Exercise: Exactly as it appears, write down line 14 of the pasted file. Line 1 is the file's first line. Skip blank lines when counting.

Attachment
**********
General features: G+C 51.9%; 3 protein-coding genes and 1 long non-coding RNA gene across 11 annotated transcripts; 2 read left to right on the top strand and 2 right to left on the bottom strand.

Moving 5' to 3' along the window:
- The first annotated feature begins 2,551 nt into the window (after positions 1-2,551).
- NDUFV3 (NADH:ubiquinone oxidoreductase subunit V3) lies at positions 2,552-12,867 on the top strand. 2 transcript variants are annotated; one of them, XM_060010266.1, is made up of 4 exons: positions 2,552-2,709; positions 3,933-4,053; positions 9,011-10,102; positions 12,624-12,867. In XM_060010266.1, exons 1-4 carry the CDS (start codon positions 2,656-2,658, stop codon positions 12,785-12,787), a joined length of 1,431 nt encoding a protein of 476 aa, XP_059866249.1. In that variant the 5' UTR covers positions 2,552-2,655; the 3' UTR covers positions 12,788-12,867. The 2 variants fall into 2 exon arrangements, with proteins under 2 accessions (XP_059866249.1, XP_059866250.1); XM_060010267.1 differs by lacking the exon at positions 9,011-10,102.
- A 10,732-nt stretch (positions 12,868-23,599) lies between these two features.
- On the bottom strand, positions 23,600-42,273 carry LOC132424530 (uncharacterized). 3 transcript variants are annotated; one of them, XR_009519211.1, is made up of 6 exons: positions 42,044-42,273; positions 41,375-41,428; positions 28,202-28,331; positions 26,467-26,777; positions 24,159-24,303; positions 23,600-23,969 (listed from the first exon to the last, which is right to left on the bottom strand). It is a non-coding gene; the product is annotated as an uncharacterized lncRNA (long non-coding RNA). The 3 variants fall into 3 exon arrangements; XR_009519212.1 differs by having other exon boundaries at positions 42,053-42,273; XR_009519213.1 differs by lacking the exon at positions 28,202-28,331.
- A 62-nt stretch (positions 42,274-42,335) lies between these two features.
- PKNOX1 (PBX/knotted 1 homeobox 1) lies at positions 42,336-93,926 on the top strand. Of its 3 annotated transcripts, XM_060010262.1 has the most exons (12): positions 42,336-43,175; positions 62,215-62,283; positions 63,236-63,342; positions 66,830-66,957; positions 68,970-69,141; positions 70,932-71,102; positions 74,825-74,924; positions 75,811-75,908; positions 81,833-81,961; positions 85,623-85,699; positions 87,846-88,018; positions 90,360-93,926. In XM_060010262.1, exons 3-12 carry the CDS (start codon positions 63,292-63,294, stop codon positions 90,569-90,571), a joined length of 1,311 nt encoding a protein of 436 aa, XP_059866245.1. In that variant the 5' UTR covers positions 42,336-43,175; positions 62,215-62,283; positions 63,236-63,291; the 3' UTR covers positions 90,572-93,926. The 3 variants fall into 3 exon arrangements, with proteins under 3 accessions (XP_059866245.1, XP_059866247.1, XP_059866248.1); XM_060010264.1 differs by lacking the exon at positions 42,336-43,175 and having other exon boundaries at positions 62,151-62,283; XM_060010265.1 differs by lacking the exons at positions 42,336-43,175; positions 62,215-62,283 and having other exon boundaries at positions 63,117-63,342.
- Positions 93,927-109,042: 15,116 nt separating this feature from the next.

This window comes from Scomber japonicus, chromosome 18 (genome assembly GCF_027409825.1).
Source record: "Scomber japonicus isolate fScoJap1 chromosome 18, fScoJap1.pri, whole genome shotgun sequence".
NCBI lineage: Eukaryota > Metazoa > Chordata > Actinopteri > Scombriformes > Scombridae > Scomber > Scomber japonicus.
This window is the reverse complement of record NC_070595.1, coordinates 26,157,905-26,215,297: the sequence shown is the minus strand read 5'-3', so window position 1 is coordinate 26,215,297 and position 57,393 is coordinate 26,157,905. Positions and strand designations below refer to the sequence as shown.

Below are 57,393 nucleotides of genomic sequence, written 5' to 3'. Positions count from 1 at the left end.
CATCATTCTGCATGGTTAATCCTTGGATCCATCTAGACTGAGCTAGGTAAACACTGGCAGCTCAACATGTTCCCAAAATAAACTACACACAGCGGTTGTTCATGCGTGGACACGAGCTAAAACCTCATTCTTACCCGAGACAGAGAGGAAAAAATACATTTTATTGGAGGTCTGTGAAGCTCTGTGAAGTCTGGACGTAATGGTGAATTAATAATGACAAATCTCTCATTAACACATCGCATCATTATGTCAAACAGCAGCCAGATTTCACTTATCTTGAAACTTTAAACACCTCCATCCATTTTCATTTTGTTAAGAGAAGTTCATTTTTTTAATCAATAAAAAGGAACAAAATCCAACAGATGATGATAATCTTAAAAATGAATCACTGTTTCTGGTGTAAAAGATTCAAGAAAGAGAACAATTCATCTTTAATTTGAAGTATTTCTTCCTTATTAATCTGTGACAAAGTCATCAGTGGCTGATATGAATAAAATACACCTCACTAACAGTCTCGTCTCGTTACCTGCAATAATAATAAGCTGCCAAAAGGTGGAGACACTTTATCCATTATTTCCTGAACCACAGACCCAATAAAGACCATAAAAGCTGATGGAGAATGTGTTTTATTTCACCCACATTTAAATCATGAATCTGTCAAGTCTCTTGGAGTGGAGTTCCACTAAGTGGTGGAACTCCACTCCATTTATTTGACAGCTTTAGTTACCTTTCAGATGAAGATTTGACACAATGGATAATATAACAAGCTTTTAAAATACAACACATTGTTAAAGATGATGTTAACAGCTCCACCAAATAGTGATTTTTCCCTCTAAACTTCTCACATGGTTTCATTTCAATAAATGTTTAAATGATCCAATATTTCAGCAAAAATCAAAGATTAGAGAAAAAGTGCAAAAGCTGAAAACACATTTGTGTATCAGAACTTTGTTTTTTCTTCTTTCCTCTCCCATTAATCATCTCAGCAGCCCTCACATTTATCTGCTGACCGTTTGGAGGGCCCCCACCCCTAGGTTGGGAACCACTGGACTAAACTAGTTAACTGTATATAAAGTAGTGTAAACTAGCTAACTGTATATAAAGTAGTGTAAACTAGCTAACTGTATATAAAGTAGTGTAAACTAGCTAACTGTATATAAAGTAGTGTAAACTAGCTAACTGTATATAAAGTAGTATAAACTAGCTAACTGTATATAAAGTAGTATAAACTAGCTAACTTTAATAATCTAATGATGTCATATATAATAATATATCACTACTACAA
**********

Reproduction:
Below are 57,393 nucleotides of genomic sequence, written 5' to 3'. Positions count from 1 at the left end.